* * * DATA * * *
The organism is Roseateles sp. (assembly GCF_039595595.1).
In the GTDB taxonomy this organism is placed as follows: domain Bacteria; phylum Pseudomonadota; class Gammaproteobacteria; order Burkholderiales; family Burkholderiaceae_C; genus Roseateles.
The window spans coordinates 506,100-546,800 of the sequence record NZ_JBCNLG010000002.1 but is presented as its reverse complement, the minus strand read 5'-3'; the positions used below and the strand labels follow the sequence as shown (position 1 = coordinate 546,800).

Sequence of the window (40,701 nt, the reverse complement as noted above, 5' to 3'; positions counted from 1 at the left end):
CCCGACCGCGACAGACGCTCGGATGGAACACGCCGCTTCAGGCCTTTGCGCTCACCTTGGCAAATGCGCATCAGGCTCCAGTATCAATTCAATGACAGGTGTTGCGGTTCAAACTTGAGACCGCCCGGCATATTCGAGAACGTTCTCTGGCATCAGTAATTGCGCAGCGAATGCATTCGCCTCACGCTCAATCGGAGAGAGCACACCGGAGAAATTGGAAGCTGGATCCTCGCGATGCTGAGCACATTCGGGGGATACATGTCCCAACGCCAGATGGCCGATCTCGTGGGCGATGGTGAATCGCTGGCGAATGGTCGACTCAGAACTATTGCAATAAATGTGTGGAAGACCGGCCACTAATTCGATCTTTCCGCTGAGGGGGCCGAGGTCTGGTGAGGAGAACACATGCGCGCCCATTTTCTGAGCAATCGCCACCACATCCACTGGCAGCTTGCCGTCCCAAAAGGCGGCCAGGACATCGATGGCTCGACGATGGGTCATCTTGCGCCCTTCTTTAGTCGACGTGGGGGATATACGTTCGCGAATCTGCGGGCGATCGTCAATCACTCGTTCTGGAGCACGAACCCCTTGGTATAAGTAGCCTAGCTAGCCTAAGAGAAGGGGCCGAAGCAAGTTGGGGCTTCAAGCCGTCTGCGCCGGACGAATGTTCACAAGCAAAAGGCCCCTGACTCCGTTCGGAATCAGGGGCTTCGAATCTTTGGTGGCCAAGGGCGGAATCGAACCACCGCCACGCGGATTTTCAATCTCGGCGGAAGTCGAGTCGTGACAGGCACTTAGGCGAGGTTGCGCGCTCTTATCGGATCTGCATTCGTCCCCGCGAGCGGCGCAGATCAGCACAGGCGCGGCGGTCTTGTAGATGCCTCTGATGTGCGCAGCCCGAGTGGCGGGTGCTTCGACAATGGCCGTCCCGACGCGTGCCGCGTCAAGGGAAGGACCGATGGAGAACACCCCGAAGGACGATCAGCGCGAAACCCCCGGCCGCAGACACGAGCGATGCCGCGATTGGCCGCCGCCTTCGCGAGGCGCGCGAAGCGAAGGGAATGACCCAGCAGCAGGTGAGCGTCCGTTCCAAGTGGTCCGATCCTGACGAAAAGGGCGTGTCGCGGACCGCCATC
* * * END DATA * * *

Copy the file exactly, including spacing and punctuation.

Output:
The organism is Roseateles sp. (assembly GCF_039595595.1).
In the GTDB taxonomy this organism is placed as follows: domain Bacteria; phylum Pseudomonadota; class Gammaproteobacteria; order Burkholderiales; family Burkholderiaceae_C; genus Roseateles.
The window spans coordinates 506,100-546,800 of the sequence record NZ_JBCNLG010000002.1 but is presented as its reverse complement, the minus strand read 5'-3'; the positions used below and the strand labels follow the sequence as shown (position 1 = coordinate 546,800).

Sequence of the window (40,701 nt, the reverse complement as noted above, 5' to 3'; positions counted from 1 at the left end):
CCCGACCGCGACAGACGCTCGGATGGAACACGCCGCTTCAGGCCTTTGCGCTCACCTTGGCAAATGCGCATCAGGCTCCAGTATCAATTCAATGACAGGTGTTGCGGTTCAAACTTGAGACCGCCCGGCATATTCGAGAACGTTCTCTGGCATCAGTAATTGCGCAGCGAATGCATTCGCCTCACGCTCAATCGGAGAGAGCACACCGGAGAAATTGGAAGCTGGATCCTCGCGATGCTGAGCACATTCGGGGGATACATGTCCCAACGCCAGATGGCCGATCTCGTGGGCGATGGTGAATCGCTGGCGAATGGTCGACTCAGAACTATTGCAATAAATGTGTGGAAGACCGGCCACTAATTCGATCTTTCCGCTGAGGGGGCCGAGGTCTGGTGAGGAGAACACATGCGCGCCCATTTTCTGAGCAATCGCCACCACATCCACTGGCAGCTTGCCGTCCCAAAAGGCGGCCAGGACATCGATGGCTCGACGATGGGTCATCTTGCGCCCTTCTTTAGTCGACGTGGGGGATATACGTTCGCGAATCTGCGGGCGATCGTCAATCACTCGTTCTGGAGCACGAACCCCTTGGTATAAGTAGCCTAGCTAGCCTAAGAGAAGGGGCCGAAGCAAGTTGGGGCTTCAAGCCGTCTGCGCCGGACGAATGTTCACAAGCAAAAGGCCCCTGACTCCGTTCGGAATCAGGGGCTTCGAATCTTTGGTGGCCAAGGGCGGAATCGAACCACCGCCACGCGGATTTTCAATCTCGGCGGAAGTCGAGTCGTGACAGGCACTTAGGCGAGGTTGCGCGCTCTTATCGGATCTGCATTCGTCCCCGCGAGCGGCGCAGATCAGCACAGGCGCGGCGGTCTTGTAGATGCCTCTGATGTGCGCAGCCCGAGTGGCGGGTGCTTCGACAATGGCCGTCCCGACGCGTGCCGCGTCAAGGGAAGGACCGATGGAGAACACCCCGAAGGACGATCAGCGCGAAACCCCCGGCCGCAGACACGAGCGATGCCGCGATTGGCCGCCGCCTTCGCGAGGCGCGCGAAGCGAAGGGAATGACCCAGCAGCAGGTGAGCGTCCGTTCCAAGTGGTCCGATCCTGACGAAAAGGGCGTGTCGCGGACCGCCATC